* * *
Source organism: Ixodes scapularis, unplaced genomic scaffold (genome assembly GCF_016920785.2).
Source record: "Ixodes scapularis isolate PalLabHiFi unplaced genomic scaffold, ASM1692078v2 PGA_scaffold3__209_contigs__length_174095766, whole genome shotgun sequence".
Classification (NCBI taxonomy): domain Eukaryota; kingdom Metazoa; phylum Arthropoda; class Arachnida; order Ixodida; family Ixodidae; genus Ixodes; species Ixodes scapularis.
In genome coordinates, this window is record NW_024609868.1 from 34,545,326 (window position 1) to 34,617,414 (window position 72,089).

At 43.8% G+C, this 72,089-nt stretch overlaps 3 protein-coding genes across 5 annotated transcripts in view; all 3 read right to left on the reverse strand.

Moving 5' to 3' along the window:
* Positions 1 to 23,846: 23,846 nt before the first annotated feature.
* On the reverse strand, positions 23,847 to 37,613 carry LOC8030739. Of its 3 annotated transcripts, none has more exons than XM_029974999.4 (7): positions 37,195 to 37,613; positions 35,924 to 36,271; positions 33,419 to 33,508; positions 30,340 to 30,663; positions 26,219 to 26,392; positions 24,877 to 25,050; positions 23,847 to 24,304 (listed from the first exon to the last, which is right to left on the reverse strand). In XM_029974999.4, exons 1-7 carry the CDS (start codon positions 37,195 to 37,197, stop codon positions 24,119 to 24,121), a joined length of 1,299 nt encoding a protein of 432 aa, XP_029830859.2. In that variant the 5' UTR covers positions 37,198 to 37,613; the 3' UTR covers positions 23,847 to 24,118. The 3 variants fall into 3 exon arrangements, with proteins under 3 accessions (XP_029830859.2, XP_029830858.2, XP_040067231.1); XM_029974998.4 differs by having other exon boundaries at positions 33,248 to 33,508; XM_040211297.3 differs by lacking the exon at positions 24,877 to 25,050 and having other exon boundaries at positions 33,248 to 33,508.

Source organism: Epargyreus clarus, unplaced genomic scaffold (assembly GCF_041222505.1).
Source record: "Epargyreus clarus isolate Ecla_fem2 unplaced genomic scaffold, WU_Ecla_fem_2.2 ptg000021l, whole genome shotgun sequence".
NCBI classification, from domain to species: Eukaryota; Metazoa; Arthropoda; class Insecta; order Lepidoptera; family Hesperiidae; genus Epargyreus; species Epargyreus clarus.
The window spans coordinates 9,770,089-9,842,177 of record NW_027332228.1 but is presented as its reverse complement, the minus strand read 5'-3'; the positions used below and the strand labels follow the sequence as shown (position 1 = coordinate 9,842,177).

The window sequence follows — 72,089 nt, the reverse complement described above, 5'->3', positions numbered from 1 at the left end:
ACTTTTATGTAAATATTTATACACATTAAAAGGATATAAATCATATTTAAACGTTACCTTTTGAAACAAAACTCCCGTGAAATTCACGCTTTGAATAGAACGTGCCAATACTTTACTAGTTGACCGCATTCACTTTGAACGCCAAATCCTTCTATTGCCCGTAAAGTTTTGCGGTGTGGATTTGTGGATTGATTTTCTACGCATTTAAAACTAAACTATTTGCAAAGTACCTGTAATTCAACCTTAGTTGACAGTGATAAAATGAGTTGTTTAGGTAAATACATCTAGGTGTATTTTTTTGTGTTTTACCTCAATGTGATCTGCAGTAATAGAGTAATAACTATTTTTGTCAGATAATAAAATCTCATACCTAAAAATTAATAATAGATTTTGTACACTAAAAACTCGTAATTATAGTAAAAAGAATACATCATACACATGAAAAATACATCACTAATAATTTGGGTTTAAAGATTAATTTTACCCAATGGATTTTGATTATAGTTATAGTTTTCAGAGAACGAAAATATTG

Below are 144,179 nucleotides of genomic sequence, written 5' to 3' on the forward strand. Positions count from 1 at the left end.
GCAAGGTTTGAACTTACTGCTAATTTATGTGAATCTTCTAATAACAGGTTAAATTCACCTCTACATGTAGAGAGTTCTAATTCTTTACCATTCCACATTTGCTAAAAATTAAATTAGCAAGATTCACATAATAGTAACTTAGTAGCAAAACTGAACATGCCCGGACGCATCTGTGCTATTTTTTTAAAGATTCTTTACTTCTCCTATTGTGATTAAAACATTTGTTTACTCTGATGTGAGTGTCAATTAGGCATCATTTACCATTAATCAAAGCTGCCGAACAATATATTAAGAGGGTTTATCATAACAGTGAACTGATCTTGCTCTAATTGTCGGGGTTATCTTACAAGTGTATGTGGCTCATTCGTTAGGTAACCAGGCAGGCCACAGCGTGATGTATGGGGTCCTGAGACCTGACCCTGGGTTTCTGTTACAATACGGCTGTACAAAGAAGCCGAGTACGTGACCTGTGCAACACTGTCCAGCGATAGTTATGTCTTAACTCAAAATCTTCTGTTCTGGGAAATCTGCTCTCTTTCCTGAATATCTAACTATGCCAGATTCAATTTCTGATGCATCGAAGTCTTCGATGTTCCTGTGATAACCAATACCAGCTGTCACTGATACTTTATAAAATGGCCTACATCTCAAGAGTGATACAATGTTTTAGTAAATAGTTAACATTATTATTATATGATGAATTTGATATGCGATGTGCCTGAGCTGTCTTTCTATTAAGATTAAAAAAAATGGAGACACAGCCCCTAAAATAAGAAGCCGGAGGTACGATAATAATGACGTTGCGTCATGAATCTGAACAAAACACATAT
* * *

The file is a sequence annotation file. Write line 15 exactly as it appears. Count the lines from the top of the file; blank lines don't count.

Below are 144,179 nucleotides of genomic sequence, written 5' to 3' on the forward strand. Positions count from 1 at the left end.